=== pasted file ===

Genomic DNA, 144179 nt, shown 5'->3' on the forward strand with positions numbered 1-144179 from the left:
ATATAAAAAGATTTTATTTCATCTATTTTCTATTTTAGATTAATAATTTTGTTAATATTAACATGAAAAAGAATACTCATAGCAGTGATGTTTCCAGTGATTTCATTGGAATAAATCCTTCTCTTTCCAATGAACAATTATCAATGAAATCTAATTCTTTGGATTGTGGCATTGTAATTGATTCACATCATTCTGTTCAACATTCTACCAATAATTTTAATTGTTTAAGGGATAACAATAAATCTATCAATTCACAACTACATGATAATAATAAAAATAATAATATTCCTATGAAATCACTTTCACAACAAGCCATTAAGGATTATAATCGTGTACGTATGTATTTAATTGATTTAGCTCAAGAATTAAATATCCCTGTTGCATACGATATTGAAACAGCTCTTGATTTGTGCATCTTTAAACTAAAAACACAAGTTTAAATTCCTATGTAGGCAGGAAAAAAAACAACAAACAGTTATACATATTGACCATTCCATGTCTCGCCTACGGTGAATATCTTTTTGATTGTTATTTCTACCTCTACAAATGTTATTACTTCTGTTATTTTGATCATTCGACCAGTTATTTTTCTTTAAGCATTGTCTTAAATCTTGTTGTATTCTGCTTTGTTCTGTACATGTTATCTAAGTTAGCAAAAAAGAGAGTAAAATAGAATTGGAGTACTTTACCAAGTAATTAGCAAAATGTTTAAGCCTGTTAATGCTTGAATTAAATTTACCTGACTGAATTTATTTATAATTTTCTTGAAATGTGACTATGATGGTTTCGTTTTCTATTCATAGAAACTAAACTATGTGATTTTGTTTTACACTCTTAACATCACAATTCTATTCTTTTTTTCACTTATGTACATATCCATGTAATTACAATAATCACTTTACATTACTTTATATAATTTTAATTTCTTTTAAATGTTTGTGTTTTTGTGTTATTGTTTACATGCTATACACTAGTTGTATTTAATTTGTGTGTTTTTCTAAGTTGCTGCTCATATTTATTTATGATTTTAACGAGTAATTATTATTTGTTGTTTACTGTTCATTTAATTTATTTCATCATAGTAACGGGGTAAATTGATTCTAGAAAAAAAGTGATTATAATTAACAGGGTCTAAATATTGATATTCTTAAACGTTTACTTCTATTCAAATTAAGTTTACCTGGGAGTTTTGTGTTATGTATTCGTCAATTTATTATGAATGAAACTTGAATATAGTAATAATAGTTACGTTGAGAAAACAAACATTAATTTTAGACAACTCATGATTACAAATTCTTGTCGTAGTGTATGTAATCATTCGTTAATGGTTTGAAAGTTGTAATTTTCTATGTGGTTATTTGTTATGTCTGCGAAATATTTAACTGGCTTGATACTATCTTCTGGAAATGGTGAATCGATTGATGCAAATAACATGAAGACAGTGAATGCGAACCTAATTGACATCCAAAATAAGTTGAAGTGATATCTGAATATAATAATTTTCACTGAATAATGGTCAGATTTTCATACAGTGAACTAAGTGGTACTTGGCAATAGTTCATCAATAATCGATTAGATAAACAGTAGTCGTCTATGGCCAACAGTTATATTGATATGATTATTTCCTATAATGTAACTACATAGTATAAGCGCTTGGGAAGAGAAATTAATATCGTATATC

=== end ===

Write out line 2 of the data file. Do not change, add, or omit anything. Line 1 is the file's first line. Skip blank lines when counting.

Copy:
ATATAAAAAGATTTTATTTCATCTATTTTCTATTTTAGATTAATAATTTTGTTAATATTAACATGAAAAAGAATACTCATAGCAGTGATGTTTCCAGTGATTTCATTGGAATAAATCCTTCTCTTTCCAATGAACAATTATCAATGAAATCTAATTCTTTGGATTGTGGCATTGTAATTGATTCACATCATTCTGTTCAACATTCTACCAATAATTTTAATTGTTTAAGGGATAACAATAAATCTATCAATTCACAACTACATGATAATAATAAAAATAATAATATTCCTATGAAATCACTTTCACAACAAGCCATTAAGGATTATAATCGTGTACGTATGTATTTAATTGATTTAGCTCAAGAATTAAATATCCCTGTTGCATACGATATTGAAACAGCTCTTGATTTGTGCATCTTTAAACTAAAAACACAAGTTTAAATTCCTATGTAGGCAGGAAAAAAAACAACAAACAGTTATACATATTGACCATTCCATGTCTCGCCTACGGTGAATATCTTTTTGATTGTTATTTCTACCTCTACAAATGTTATTACTTCTGTTATTTTGATCATTCGACCAGTTATTTTTCTTTAAGCATTGTCTTAAATCTTGTTGTATTCTGCTTTGTTCTGTACATGTTATCTAAGTTAGCAAAAAAGAGAGTAAAATAGAATTGGAGTACTTTACCAAGTAATTAGCAAAATGTTTAAGCCTGTTAATGCTTGAATTAAATTTACCTGACTGAATTTATTTATAATTTTCTTGAAATGTGACTATGATGGTTTCGTTTTCTATTCATAGAAACTAAACTATGTGATTTTGTTTTACACTCTTAACATCACAATTCTATTCTTTTTTTCACTTATGTACATATCCATGTAATTACAATAATCACTTTACATTACTTTATATAATTTTAATTTCTTTTAAATGTTTGTGTTTTTGTGTTATTGTTTACATGCTATACACTAGTTGTATTTAATTTGTGTGTTTTTCTAAGTTGCTGCTCATATTTATTTATGATTTTAACGAGTAATTATTATTTGTTGTTTACTGTTCATTTAATTTATTTCATCATAGTAACGGGGTAAATTGATTCTAGAAAAAAAGTGATTATAATTAACAGGGTCTAAATATTGATATTCTTAAACGTTTACTTCTATTCAAATTAAGTTTACCTGGGAGTTTTGTGTTATGTATTCGTCAATTTATTATGAATGAAACTTGAATATAGTAATAATAGTTACGTTGAGAAAACAAACATTAATTTTAGACAACTCATGATTACAAATTCTTGTCGTAGTGTATGTAATCATTCGTTAATGGTTTGAAAGTTGTAATTTTCTATGTGGTTATTTGTTATGTCTGCGAAATATTTAACTGGCTTGATACTATCTTCTGGAAATGGTGAATCGATTGATGCAAATAACATGAAGACAGTGAATGCGAACCTAATTGACATCCAAAATAAGTTGAAGTGATATCTGAATATAATAATTTTCACTGAATAATGGTCAGATTTTCATACAGTGAACTAAGTGGTACTTGGCAATAGTTCATCAATAATCGATTAGATAAACAGTAGTCGTCTATGGCCAACAGTTATATTGATATGATTATTTCCTATAATGTAACTACATAGTATAAGCGCTTGGGAAGAGAAATTAATATCGTATATC